One of the many joys of writing for The Rust is the collegiate atmosphere.
I am no sports buff though I follow the fortunes of West Bromwich Albion and I value the opinions of Alan (Tanner) Ivan (Conway), Doug (Heath) Rex (Williams) and Tom (Hollingsworth) on any book I review with a sporting theme. However I am closer to the arts team.
The other day I had a latte with Neil Rosen.
He was expounding as only Rusters can on the omission of Stanley Kubrick in the series on great directors on Sky Arts. He admired most of all his versatility that produced Barry Lyndon, a costume drama, Clockwork Orange, a dystopian view of a violent society, Dr Strangelove, a brilliant political satire, and Full Metal Jacket, a Vietnam war movie.
The only link was the consummate cinematic values of Kubrick.
Curtain Call, Freya and Eureka are a trilogy around the arts but the first is more set in the theatre, the second in the political, post-World War Two world and Eureka the film milieu of the sixties with a dash of crime.
Half the Human Race features a depressed Edwardian cricketer and according to our cricket writers his demons are as relevant to many a modern player.
Our Friends Over Berlin is an espionage thriller set in the Blitz. The common theme is a strong sense of location borne out of diligent research, and lively characters.
Both qualities appear in the latest book I have read though not the last published The Streets.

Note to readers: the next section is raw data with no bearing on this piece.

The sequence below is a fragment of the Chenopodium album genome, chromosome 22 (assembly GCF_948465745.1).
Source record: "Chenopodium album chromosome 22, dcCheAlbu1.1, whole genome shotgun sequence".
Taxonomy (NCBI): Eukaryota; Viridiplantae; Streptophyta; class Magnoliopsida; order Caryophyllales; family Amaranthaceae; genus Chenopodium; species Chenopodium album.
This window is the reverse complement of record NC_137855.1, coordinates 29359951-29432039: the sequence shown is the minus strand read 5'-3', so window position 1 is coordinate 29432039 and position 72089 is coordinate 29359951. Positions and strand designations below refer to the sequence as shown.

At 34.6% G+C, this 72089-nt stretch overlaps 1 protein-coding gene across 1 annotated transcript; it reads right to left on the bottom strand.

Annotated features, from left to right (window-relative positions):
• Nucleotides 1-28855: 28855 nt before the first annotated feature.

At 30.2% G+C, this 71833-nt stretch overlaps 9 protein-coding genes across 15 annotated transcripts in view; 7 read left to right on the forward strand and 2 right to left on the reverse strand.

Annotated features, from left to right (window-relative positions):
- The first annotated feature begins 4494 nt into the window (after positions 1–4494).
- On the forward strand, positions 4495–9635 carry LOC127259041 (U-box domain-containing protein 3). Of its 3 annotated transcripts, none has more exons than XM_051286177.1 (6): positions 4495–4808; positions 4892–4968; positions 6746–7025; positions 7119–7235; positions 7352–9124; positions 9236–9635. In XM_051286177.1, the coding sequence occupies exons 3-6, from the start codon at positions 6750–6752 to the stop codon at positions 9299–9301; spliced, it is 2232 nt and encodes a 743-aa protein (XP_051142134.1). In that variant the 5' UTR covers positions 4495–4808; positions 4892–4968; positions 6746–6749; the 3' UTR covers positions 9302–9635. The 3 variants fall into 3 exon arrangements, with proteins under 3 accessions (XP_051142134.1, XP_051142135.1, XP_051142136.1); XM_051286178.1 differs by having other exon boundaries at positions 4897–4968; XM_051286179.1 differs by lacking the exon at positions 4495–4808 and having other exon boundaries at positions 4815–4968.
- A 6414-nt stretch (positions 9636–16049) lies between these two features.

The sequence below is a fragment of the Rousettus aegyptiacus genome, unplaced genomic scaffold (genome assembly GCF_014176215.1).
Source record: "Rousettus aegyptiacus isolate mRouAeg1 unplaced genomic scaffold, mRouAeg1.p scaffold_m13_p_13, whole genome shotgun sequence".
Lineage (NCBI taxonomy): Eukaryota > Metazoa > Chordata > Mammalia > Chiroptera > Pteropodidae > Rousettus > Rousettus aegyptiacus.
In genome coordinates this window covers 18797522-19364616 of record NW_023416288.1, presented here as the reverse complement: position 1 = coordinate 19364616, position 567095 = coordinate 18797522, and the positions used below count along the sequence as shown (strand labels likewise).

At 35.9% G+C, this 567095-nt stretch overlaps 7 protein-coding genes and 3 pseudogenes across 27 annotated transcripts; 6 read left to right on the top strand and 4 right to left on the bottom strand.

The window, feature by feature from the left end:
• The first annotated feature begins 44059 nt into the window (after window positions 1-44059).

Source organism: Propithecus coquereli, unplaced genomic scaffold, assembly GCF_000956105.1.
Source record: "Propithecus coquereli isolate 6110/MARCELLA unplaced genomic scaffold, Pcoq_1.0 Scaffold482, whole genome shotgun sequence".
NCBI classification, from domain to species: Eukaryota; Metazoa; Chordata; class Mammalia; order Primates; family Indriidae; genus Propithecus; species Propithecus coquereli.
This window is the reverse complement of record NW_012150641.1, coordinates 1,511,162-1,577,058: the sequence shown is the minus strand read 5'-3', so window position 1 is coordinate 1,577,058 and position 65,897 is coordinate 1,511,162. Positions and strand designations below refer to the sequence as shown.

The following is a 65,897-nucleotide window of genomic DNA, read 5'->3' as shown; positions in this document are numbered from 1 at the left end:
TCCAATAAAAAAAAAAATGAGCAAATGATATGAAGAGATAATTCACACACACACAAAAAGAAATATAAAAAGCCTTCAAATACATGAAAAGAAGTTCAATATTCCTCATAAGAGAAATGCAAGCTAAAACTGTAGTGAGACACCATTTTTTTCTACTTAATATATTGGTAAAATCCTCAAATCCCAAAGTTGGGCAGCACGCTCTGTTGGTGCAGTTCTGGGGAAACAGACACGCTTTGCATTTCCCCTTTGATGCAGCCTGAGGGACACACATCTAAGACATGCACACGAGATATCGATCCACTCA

This is set in 1882 and largely in the slum quarter of Somers Town north of St Pancras. A young cub reporter with a dark secret David Wildeblood works for a paper interested in stories about Somers Town. He unravels a plot by developers to clear the area supposedly for philanthropic reasons and cash in on the properties.
The squalor of the area is contrasted with the enormous wealth of his godfather Sir Martin Elder who has a mansion near Kensington Gardens which is now Rotten Row. Sir Marin ‘s daughter Kitty is interested in David but he has an unrequited love for Roma the sister of coster monger Jo who works and lives in Somers Town.
There are graphic descriptions of the slums and its dwellers, the workhouse, the philanthropic organisations, journalism as well as a fast-moving plot.
Quinn knows how to tell a story and is especially good at revelation. What is the dark secret of David Wildeblood we know about from almost the first page? This is revealed in a conversation with Roma. Who is behind the mysterious company Condor Holdings that own so many of the Somers Town leases? After the death of their parents how did Roma manage to bring up her younger brother? It’s a cracking read by a talented and versatile author.